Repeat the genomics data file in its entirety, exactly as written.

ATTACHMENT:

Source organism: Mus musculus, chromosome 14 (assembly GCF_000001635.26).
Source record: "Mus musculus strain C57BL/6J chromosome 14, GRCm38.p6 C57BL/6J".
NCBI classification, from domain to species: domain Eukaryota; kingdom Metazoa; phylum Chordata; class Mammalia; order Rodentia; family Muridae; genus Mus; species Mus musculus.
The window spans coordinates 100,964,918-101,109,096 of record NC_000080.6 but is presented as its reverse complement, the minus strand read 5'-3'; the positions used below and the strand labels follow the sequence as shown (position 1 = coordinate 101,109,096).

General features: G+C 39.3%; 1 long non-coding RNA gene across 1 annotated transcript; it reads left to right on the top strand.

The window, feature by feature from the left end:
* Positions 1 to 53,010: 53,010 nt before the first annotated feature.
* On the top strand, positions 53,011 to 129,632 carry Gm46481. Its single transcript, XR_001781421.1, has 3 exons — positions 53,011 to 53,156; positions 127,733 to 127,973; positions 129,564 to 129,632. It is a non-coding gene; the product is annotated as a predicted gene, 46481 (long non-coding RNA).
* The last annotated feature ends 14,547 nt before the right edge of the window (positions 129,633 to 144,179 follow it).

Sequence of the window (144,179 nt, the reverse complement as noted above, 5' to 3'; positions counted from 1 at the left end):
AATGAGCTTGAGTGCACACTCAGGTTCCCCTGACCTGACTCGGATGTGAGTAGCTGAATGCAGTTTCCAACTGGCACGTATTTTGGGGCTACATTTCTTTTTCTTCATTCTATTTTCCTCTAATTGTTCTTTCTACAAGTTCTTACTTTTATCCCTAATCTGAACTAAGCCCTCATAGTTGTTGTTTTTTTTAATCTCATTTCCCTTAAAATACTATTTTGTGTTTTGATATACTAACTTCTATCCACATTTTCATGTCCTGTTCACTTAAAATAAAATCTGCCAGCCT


Source organism: Mus musculus, chromosome 14 (assembly GCF_000001635.26).
Source record: "Mus musculus strain C57BL/6J chromosome 14, GRCm38.p6 C57BL/6J".
NCBI classification, from domain to species: domain Eukaryota; kingdom Metazoa; phylum Chordata; class Mammalia; order Rodentia; family Muridae; genus Mus; species Mus musculus.
The window spans coordinates 100,964,918-101,109,096 of record NC_000080.6 but is presented as its reverse complement, the minus strand read 5'-3'; the positions used below and the strand labels follow the sequence as shown (position 1 = coordinate 101,109,096).

General features: G+C 39.3%; 1 long non-coding RNA gene across 1 annotated transcript; it reads left to right on the top strand.

The window, feature by feature from the left end:
* Positions 1 to 53,010: 53,010 nt before the first annotated feature.
* On the top strand, positions 53,011 to 129,632 carry Gm46481. Its single transcript, XR_001781421.1, has 3 exons — positions 53,011 to 53,156; positions 127,733 to 127,973; positions 129,564 to 129,632. It is a non-coding gene; the product is annotated as a predicted gene, 46481 (long non-coding RNA).
* The last annotated feature ends 14,547 nt before the right edge of the window (positions 129,633 to 144,179 follow it).

Sequence of the window (144,179 nt, the reverse complement as noted above, 5' to 3'; positions counted from 1 at the left end):
AATGAGCTTGAGTGCACACTCAGGTTCCCCTGACCTGACTCGGATGTGAGTAGCTGAATGCAGTTTCCAACTGGCACGTATTTTGGGGCTACATTTCTTTTTCTTCATTCTATTTTCCTCTAATTGTTCTTTCTACAAGTTCTTACTTTTATCCCTAATCTGAACTAAGCCCTCATAGTTGTTGTTTTTTTTAATCTCATTTCCCTTAAAATACTATTTTGTGTTTTGATATACTAACTTCTATCCACATTTTCATGTCCTGTTCACTTAAAATAAAATCTGCCAGCCT